The second week of Road Safety GB’s online PTW event continues with a presentation on advanced rider training – and whether it improves safety.
The presentation is being delivered by Neil Greig, policy and research director at IAM RoadSmart – and will be available to watch via the PTW event website from 10am today (16 March).
Neil joined IAM RoadSmart in 2007 and his role involves setting the strategic direction for the charity’s Policy and Research Division, co-ordinating its research programme and working with the media and opinion formers across the UK.
As part of a wider research programme to evaluate advanced riding, IAM RoadSmart commissioned Agilisys to survey a comparable sample of advanced and non-advanced riders.
The report looked at attitudes to safety, riding behaviour, self reported incident history and speed choices in a range of road scenarios.
The conclusions suggest IAM RoadSmart coaching does deliver safer, more confident riders who get more enjoyment out of their motorcycling.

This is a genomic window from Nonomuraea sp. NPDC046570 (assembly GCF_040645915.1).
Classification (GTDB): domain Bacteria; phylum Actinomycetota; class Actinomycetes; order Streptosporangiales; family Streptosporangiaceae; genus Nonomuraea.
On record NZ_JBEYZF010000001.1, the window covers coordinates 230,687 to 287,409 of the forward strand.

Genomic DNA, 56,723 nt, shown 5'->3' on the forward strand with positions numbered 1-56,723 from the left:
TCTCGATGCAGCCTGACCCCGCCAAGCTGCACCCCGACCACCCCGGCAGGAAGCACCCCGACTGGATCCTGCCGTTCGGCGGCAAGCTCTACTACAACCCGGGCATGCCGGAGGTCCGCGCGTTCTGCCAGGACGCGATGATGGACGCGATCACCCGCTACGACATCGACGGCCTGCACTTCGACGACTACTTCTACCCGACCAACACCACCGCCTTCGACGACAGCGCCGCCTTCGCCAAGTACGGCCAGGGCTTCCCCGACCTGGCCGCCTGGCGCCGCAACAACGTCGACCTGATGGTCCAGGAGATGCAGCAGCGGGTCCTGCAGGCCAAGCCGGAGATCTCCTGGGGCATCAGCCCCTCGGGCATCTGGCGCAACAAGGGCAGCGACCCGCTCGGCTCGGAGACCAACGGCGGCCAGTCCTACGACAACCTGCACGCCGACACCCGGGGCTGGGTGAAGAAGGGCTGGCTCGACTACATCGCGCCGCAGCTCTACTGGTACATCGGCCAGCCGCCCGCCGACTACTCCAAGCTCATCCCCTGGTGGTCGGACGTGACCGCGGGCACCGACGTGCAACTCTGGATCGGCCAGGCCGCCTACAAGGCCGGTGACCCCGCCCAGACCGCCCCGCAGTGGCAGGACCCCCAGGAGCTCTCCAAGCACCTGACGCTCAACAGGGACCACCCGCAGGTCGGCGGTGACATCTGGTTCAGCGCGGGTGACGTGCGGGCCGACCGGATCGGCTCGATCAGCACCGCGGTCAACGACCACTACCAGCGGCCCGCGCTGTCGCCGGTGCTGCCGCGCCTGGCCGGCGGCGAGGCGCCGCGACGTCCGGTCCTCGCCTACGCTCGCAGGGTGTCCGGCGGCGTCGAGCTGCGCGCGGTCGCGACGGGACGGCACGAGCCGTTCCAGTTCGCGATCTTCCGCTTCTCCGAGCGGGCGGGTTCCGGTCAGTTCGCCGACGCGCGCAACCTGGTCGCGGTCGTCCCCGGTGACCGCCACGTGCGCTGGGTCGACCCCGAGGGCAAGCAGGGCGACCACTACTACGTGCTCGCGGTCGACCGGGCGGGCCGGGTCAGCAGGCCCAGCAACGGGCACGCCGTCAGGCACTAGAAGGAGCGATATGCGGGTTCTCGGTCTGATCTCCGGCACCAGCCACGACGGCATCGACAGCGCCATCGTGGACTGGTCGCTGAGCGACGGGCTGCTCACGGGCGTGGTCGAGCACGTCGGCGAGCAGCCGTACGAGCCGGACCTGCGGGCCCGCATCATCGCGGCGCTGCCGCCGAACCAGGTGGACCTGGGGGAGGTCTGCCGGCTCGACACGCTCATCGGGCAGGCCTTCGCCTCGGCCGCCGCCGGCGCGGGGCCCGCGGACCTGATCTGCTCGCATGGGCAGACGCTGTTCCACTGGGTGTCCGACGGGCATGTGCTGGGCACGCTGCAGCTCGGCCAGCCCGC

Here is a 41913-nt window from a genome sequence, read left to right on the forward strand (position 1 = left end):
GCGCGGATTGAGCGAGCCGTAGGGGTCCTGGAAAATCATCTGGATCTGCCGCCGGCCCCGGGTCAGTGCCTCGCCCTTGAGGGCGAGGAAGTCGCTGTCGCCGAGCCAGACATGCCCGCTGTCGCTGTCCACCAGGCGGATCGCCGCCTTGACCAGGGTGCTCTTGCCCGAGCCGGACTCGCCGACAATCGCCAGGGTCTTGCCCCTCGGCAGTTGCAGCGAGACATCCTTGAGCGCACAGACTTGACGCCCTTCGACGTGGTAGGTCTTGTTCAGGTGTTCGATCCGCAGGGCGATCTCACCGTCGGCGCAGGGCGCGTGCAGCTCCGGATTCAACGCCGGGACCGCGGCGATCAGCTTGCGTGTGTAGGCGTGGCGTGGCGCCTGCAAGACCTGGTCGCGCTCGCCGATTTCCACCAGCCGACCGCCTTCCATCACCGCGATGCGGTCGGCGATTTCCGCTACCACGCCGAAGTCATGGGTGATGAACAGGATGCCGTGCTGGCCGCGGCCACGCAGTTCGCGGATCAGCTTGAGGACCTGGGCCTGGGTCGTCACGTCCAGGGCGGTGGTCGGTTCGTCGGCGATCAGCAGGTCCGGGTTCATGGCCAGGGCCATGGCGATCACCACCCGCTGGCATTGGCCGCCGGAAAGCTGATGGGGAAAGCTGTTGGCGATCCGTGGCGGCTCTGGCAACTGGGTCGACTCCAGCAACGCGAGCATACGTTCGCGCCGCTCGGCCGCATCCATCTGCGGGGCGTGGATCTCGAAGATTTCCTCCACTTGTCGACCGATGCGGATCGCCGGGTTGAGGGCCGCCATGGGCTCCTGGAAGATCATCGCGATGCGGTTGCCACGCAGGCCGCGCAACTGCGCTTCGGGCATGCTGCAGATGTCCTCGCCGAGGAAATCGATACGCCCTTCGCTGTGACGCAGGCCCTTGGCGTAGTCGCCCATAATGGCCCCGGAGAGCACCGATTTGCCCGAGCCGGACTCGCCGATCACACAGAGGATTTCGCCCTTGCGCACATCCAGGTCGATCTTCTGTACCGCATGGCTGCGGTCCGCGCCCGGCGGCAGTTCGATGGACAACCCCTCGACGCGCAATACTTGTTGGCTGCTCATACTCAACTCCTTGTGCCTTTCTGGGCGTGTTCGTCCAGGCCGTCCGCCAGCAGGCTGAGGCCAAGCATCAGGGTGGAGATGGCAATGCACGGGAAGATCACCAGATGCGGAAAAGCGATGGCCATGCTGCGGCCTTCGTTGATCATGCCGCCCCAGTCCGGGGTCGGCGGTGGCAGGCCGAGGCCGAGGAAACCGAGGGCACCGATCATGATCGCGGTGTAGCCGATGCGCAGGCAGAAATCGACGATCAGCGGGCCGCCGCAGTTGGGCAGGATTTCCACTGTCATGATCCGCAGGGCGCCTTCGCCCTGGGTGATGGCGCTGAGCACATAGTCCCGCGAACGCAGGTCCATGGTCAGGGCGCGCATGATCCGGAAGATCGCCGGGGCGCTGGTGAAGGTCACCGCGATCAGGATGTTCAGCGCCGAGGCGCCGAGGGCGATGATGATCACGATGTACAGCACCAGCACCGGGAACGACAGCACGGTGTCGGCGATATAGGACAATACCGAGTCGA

Still to come this week
Tomorrow’s offering is a presentation from Christopher Hodder, public affairs manager for the Fédération Internationale de Motocyclisme (FIM).
As the global advocate for motorcycling and the recognised governing body of motorcycle sport, the FIM is keen to ensure that motorcycling will be seen as the safe and sustainable choice across the world for generations to come.
As part of this, FIM has worked with various global road safety organisations to try and spread best practice for motorcycle safety across the globe.
In his presentation, Christopher will give a brief overview of that work and explain why the FIM puts so much emphasis on ensuring that vehicles users are at the centre of road safety policy.
This is followed on Thursday by a presentation from Heidi Duffy MBE, facilitator of the National Young Rider Forum, and Tanya Fosdick, head of research at Agilysis.
This presentation will provide the first glimpse of the findings from a research project, funded by the Department for Transport, which started and was completed in the pandemic year.
‘Understanding who our Young Riders are’ is a five-part research project which investigates every aspect of young riders’ lives, to gain a better insight how they feel about being a rider, what concerns them as a young road user – and to identify the best way to reach and support them as young road users of the future.